If finding and producing energy in America were as easy as Jed Clampett and his rifle made it look in the opening credits of the Beverly Hillbillies, we probably wouldn't have needed to pioneer a well stimulation technology known as hydraulic fracturing. But it isn't, and so we did – first using the process in 1947 to stimulate flow of natural gas from the Hugoton field in Kansas.
How successful was that first operation? All these years later, that's still the source of some friendly disagreement – but here's what's not: Over the past six decades, hydraulic fracturing has helped deliver more than 600 trillion cubic feet of natural gas to American consumers, the product of more than 1.1 million separate and successful fracturing applications during that time.
Today, nearly nine out of 10 onshore wells – natural gas and oil – require fracture stimulation to remain or become viable. And thanks to the emerging revolution in the development of U.S. shale gas, the technology is poised to play an even more important role moving forward – converting America's massive, untapped energy potential into the reality of millions of well-paying jobs, billions in state and federal revenue, and a real path to a clean and affordable energy future.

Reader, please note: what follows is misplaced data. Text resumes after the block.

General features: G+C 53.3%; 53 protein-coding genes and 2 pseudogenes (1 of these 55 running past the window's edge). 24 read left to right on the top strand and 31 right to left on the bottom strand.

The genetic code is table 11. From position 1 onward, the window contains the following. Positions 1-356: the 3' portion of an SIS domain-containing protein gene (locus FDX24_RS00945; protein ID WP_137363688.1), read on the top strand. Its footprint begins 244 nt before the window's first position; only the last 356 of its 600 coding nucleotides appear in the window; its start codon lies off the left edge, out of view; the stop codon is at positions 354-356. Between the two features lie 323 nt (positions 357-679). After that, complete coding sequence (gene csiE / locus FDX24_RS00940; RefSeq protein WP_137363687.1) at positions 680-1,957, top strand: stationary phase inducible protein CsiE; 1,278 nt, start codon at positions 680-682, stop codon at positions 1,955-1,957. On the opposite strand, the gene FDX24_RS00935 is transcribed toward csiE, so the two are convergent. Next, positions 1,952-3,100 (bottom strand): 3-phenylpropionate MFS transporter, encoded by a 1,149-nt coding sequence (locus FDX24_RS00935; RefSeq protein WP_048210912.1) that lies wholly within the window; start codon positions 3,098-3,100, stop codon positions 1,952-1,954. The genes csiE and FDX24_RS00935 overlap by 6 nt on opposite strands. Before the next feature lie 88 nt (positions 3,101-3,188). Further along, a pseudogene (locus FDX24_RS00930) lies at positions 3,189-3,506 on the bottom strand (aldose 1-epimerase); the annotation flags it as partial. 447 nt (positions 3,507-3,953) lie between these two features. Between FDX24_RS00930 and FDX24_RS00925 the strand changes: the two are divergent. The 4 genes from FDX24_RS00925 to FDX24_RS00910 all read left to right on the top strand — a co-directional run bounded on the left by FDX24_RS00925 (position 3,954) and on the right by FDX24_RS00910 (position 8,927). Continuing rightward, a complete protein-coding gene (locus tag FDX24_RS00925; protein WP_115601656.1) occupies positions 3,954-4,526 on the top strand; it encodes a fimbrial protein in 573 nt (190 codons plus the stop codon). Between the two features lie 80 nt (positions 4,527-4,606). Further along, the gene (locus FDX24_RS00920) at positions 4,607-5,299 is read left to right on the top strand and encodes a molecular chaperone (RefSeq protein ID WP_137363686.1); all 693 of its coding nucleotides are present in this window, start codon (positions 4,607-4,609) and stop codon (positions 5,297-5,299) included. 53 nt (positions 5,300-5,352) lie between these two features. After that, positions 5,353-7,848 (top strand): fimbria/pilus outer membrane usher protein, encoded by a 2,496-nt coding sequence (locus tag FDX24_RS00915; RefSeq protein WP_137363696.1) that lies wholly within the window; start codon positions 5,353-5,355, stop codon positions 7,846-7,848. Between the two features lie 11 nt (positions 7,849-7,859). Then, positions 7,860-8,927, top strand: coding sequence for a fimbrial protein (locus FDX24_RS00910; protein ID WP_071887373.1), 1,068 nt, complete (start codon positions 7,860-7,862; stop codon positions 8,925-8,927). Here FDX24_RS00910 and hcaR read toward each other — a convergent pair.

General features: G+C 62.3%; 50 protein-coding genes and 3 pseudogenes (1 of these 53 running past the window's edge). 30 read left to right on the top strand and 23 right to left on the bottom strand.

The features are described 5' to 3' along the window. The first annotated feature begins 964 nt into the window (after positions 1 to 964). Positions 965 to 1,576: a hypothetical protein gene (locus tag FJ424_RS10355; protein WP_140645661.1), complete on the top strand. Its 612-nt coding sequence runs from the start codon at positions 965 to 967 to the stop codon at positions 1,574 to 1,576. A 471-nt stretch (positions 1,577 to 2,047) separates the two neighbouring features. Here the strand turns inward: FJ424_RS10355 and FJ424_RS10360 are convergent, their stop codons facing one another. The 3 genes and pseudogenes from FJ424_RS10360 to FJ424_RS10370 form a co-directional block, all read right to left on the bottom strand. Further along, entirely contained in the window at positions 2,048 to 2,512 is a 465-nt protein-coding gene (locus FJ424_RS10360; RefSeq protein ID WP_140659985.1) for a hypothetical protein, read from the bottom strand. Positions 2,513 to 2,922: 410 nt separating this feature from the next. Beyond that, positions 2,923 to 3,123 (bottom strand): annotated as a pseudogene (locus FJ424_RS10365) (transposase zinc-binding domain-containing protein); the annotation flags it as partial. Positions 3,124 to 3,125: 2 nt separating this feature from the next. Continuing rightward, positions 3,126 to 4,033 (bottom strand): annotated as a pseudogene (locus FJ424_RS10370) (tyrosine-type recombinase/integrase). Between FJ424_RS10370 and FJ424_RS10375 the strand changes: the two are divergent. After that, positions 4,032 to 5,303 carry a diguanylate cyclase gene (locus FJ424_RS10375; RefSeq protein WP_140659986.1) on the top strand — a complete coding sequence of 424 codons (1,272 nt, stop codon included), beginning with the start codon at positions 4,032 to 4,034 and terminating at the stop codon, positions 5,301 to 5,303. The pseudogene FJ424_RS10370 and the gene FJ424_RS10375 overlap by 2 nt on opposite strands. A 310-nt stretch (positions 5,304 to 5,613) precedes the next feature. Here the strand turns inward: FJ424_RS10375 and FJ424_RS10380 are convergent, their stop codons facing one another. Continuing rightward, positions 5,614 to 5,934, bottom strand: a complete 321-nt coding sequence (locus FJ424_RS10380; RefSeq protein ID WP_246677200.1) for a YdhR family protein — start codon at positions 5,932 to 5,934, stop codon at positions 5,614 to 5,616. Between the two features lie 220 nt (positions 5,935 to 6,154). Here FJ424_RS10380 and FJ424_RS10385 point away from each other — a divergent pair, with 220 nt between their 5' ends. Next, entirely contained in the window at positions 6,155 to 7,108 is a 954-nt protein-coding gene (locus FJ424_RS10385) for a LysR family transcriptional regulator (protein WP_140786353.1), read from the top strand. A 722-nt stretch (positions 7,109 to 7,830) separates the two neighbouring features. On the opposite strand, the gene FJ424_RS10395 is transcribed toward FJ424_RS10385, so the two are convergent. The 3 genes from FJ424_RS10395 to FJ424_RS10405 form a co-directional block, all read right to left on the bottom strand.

So how does this process actually work? Well, it starts with a good bit of water and a lot of sand. Mix those two together, apply a couple thousand pounds of pressure, and introduce them to a reservoir several thousand feet below, often with the help of a small percentage of additives that aid in delivering that solution down the hatch.
Then physics takes over. The force of the water creates a network of tiny fissures in the impermeable rock. The flow of water acts as a delivery mechanism for the sand, which finds its way into those newly created cracks and holds them open. This creates passageways through which the previously trapped natural gas can travel to get to the wellbore. The fracturing process is now finished; on average, it takes 3 to 10 days to complete.